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09/13/2017
IR test equipment on your pocket
Description

Ever need to know if the IR LEDs in your UniFi Camera are operating?   How about seeing if the SFP is putting out light or not?   Or if you're getting light transmitted down the fiber you just installed LC connectors on?    Turns out the piece of test equipment you need is probably in your pocket right now...

G3IRleds.jpg

The camera in your smart phone is actually sensitive to Infrared light (just like the G3 camera above).   But unlike a full-fledged camera, most Smartphones don't have an IR cut filter - not enough space and it's really not needed.   This means it can see infrared which your eye can not.   So just point your camera at the IR source and see if it shows up

SFP-cam.jpg

This is a photo of an SFP module plugged into a switch - an 850nm MM one in this case.   And again the IR clearly shows up as a red dot.   And this works with nore than just MM units:

SFP-SMcam.jpg

Here is a SingleMode 1310nm SFP - smaller red dot, but it's clearly there.   Much smaller because this is single mode, but still clearly visible.

SFP-cableCam.jpg

Works at the fiber end too - the camera picks it right up.   No more guessing if the cable is good or if there's light getting all the way to your end - you can clearly see it.   And this works with any IR device you have - want to see if the TV remote is working?

IRremote.jpg

A general warning - never look directly into the SFP port with the naked eye, especially single mode ones - the IR level can damage your eye.   But with the camera that issue goes away.   I wouldn't shove the fiber end right into the camera lens, but leaving a few inches allows enough dispersion that it's safe.

Jim

 

 

 

Comments
by
on ‎09-14-2017 04:47 AM

@WilliamTM the word laser says nothing about the wave length of the light. Laser is just light that is focused in a path. For all I know it can be IR, visible light, gamma rays. Now typically they can make lasers in certain wave lengths because its easier/cheaper to manufacture, but nothing stops you from making a laser of any wavelength.

 

Also those lasers at night clubs aren't really lasers. They may have a laser effect but they do expand.

 

As for the fiber I don't think it needs a proper laser to work since any light that comes at a certain angle into the fibre optics will follow the fiber path, so a "normal" led right close to the fiber would do it. But fiber optics is not my strong suit yet so I could be wrong. Man Happy

by
on ‎09-14-2017 05:18 AM

Thanks for explaining - I sortof understand a bit better now but I will admit, fibre is somewhat of a dark art to me! Ack2 Lol

by
on ‎09-14-2017 06:29 AM

There is still a permanent IR filter on phone cameras because the sensors are very sensitive to IR, but it's usually with the color layer (so that the otherwise monochrome sensor can determine colors)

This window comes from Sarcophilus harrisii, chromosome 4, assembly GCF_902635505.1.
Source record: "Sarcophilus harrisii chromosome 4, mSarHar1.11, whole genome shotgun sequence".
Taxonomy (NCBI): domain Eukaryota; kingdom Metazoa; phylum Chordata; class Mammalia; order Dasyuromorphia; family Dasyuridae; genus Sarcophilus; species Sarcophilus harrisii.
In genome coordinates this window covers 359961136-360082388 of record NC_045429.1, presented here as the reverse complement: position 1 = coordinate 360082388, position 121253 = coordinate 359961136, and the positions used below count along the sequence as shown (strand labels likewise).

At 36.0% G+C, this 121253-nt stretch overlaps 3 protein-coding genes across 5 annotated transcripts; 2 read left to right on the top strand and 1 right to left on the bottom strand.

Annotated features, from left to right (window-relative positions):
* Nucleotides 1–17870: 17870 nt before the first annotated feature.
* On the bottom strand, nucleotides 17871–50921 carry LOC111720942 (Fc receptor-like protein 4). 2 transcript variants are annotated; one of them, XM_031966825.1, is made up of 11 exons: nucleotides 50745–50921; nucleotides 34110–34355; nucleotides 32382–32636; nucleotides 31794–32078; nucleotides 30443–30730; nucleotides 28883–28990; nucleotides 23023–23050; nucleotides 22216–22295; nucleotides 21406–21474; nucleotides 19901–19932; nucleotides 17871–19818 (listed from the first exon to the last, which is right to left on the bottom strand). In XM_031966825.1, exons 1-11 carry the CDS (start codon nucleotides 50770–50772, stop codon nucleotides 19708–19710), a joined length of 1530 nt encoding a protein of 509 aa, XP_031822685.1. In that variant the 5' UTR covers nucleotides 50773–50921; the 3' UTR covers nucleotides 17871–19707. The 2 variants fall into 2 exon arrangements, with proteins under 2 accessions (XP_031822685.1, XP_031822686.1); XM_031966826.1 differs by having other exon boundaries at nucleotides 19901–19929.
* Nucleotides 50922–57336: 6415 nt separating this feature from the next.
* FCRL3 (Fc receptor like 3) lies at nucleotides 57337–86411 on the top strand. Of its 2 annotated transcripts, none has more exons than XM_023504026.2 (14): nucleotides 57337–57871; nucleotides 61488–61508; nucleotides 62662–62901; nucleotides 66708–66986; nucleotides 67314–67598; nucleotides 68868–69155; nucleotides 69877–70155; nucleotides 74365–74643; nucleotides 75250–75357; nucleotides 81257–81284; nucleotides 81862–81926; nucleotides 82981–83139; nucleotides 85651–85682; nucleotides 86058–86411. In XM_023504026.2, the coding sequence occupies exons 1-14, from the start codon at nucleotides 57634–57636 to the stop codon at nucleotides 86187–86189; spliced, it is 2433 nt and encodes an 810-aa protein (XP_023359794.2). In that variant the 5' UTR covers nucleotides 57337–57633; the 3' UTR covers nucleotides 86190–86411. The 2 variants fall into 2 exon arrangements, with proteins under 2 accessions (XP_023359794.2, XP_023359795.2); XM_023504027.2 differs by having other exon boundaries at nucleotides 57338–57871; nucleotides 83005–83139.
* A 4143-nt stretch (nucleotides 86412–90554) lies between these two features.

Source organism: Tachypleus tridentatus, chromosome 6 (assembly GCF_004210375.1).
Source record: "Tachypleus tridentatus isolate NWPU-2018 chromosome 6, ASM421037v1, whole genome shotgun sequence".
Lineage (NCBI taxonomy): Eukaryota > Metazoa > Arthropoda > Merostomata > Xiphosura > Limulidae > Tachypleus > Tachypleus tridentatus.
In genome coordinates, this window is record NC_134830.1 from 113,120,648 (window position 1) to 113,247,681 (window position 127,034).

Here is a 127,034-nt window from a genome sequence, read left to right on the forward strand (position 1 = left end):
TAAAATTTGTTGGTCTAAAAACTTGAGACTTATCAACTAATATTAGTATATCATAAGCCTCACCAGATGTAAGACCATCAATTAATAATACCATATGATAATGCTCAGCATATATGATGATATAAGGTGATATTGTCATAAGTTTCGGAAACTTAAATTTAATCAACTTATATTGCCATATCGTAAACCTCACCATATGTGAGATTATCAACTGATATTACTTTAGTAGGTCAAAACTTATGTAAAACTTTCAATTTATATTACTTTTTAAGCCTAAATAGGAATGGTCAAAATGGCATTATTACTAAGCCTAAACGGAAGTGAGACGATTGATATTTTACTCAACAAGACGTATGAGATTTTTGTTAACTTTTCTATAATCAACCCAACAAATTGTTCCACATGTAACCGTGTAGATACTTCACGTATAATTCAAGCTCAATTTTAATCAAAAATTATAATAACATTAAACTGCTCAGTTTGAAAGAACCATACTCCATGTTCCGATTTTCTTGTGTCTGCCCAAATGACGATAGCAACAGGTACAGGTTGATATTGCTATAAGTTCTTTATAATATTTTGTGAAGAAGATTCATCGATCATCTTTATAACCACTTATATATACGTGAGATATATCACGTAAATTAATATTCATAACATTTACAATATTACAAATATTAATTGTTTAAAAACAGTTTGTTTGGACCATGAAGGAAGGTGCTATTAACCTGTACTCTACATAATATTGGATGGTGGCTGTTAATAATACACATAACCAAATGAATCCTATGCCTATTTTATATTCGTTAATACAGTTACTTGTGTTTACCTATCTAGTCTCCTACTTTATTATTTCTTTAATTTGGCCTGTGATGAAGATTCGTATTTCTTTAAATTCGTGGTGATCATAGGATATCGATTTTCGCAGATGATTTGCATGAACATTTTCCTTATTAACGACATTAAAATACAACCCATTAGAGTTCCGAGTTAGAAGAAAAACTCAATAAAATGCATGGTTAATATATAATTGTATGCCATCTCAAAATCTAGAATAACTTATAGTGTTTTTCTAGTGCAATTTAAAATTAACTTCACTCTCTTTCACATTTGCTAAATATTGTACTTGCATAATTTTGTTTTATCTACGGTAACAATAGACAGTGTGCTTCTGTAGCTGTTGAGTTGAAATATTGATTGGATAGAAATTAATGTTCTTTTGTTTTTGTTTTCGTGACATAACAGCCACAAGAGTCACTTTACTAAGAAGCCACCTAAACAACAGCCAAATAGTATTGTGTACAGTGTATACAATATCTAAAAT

This works though because while it filters IR, very bright sources will still get through as no filter is 100% effective.  Because of that, different phones will have different levels of effectiveness depending on the IR frequency and how selective all the filters are.

 

Digital cameras are also handy to check if a IR remote is still working.

 

IR cut filters usually refers to a IR filter that can be mechanically moved out of the sensor FOV, so that night vision works properly.  If you've ever had a CAM with one broken, day views look much different.  (Trees become very bright from all the reflected IR)

 

by
‎09-14-2017 12:44 PM - edited ‎09-14-2017 12:55 PM

Laser damage to camera

http://gizmodo.com/5596508/laser-light-show-vs-dslr-sensor

 

@EuricoMartins

"Also those lasers at night clubs aren't really lasers. They may have a laser effect but they do expand."

No, they really are lasers.

No, they don't "expand", there are mirrors that scan the beam and make it appear the beam is expanded.

 

Edited to add quotation marks and italics.

 

by
on ‎09-14-2017 01:19 PM

If the laser is powerful enough and if it's collimated (focused in a tight beam) then it can indeed harm your eye or the camera sensor.   If you look closely at the picture of the LC connectors where I'm holding it you can actually see in the upper left hand side the beam hitting the lens of the camera - this was connected to a 10Gb SFP+ (therefore a laser not a LED) and it's fairly well collimated.   But even then it's spread out enough by the distance from the polished fiber end (the LC ceramic ferrule) that it's not going to harm the camera.   If the beam stayed at 9microns, it definately could, but it spreads out pretty quickly so there's not much chance of damage...

Jim

by
on ‎09-14-2017 02:18 PM

Kind of amazes me how many people don't know that little tidbit.  I use the camera on my phone all the time to "see" IR things.

by
on ‎09-14-2017 03:43 PM
Who uses IR remotes when you have Bluetooth? #2017yall
by
on ‎09-15-2017 10:37 PM

@harjms

Apart from usinhg IR for wireless communication, it is also used for discreet illumination. For the surveillance cameras, it's all very bright and nice - without disturbing the neighbourhood at night.

 

And, knowing that, you can now check for IR floodlights before sneaking into a dark corner at your workplace's basement. It might not be dark for the security cameras...

by
on ‎09-17-2017 01:09 PM

Iphones have IR Filters since iPhone 4s i think. But only on the backcamera. The frontcam can still see IR. Im now on Iphone 7 and tested it with all non-Plus models since 4s when checking remotes for dead batteries.

by
on ‎09-18-2017 10:02 AM